December 18, 2013

It’s better to give than to receive, except when it comes to taxes.

Fortunately, the holiday season provides the perfect opportunity to give more to those you care about and less to greedy Uncle Sam. Here are a few options for tax-deductible gifts.

Build a Child’s College Fund

A great gift that fits the bill is a contribution to a 529 plan. These plans allow a child’s college fund to grow tax free, and reduce state income taxes for contributors across the country.

Under federal law, individuals can contribute up to $14,000 a year to a 529 plan, and married couples can give as much as $28,000 a year. When their child is ready for college, parents can withdraw money from the plan and pay no taxes on it. They just have to be sure to use the money for tuition and other expenses required to attend college.

Parents and grandparents are the ones who most often contribute to the plans, and they can receive multiple tax breaks. Working parents are able to avoid paying a federal gift tax and in many states, can deduct the contribution from their state income tax. Retired grandparents can reduce the estate tax their children will have to pay.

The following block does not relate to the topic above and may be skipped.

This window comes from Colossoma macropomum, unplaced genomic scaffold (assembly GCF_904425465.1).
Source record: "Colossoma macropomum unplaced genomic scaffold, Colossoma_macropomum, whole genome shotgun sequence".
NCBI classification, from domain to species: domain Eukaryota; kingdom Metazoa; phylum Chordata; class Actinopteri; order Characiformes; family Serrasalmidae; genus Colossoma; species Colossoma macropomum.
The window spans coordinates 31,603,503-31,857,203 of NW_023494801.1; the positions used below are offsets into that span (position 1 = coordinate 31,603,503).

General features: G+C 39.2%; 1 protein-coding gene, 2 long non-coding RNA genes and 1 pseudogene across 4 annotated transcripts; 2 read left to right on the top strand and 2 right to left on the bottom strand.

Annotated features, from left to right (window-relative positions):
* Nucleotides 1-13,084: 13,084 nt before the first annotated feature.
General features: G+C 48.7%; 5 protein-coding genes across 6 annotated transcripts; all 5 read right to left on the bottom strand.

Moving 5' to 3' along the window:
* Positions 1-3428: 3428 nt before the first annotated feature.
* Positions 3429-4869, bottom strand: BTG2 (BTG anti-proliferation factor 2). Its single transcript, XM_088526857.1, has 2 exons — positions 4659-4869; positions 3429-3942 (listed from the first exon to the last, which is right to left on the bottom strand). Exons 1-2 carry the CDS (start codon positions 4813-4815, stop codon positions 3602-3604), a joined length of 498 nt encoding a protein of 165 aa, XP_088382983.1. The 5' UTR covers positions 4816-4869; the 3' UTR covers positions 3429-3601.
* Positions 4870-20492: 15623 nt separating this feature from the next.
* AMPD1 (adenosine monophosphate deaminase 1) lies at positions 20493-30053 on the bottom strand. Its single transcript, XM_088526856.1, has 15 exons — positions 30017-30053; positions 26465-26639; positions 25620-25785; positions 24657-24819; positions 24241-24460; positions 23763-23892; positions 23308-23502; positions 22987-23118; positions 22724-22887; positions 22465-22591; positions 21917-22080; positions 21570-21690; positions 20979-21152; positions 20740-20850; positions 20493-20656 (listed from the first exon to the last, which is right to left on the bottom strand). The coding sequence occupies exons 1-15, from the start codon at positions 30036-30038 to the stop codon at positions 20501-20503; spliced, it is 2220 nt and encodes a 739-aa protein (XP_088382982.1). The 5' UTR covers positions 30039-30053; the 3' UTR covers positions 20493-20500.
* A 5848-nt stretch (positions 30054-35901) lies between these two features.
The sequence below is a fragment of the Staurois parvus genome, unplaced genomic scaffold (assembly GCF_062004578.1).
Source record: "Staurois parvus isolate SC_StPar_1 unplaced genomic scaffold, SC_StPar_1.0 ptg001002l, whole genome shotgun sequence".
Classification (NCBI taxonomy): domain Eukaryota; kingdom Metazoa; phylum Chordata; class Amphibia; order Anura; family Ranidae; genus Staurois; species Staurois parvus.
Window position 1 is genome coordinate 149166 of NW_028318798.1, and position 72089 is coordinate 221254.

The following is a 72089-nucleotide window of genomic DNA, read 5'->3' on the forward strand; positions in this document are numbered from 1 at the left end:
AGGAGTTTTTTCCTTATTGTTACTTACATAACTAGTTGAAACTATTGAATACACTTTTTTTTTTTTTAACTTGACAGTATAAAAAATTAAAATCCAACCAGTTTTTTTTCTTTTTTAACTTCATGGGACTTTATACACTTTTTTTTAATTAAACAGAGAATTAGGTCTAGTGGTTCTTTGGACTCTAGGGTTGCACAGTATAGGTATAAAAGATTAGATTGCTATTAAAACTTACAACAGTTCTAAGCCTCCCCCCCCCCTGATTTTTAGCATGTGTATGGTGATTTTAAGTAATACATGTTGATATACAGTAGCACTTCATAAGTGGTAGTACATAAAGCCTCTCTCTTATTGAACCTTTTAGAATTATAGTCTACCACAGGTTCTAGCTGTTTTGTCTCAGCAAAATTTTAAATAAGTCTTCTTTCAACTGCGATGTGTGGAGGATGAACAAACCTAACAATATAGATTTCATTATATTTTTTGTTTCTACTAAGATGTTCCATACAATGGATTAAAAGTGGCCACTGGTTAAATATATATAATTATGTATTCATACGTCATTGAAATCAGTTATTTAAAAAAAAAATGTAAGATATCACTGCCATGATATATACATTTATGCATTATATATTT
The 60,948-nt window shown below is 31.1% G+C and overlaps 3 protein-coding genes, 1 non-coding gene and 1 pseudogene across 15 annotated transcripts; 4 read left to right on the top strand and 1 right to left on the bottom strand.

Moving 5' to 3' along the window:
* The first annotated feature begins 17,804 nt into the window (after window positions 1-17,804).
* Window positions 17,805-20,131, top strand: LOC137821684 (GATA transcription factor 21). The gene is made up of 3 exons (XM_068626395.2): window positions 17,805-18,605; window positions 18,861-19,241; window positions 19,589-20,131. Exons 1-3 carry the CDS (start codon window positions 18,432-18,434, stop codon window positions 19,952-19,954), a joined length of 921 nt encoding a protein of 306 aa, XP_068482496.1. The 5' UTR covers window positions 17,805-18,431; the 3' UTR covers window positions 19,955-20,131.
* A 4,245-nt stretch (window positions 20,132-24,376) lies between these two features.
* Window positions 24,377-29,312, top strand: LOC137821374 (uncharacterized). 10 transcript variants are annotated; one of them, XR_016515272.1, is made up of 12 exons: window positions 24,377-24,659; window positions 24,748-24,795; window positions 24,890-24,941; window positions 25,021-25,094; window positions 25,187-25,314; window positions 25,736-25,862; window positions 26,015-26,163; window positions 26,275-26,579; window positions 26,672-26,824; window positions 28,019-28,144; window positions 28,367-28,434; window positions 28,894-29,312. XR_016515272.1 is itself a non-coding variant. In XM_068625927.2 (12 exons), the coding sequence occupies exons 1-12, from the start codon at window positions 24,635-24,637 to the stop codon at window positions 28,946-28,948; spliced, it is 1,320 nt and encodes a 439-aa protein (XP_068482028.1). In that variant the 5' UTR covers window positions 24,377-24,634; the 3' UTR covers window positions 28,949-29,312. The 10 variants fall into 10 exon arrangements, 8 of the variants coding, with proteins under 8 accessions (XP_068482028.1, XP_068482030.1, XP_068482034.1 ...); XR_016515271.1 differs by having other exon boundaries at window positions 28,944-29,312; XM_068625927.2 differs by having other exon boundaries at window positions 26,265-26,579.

There is even the opportunity for married parents or grandparents to contribute a lump sum of $140,000 for the next five years. This lump sum option can generate a much larger return on investment. But it could also leave money on the table if the IRS increases the maximum allowable contribution during the next five years.

Send Gifts to your Business Contacts

Parents and grandparents, though, aren’t the only ones who can benefit from giving money during the holidays. The federal government allows individuals to deduct as much as $25 per gift to business associates and customers during the holidays. That means if you want to give to those who have helped you at your job this year, feel free. And you will also receive something special: a reduction in income taxes. Just remember that the maximum deduction is $25 per recipient each year, so if you sent someone a $25 business gift earlier in the year, you won’t be able to deduct your holiday gift to them.

Donate to Charity

Making a donation to charity, whether it’s giving a bag of old clothes or some cash, is often a tax write-off. Of course, not every charitable gift will give back to you. Donating to political causes and candidates, purchasing raffle tickets for a fundraiser and in-kind donations of your talent and expertise are not tax deductible.

So when you make your list this Christmas, check it twice. Once to make sure you bought all the gifts for your family, and again to make sure you’ve set yourself up for every tax break tyou can get. After all, it is the giving season.

Photo: Oxclock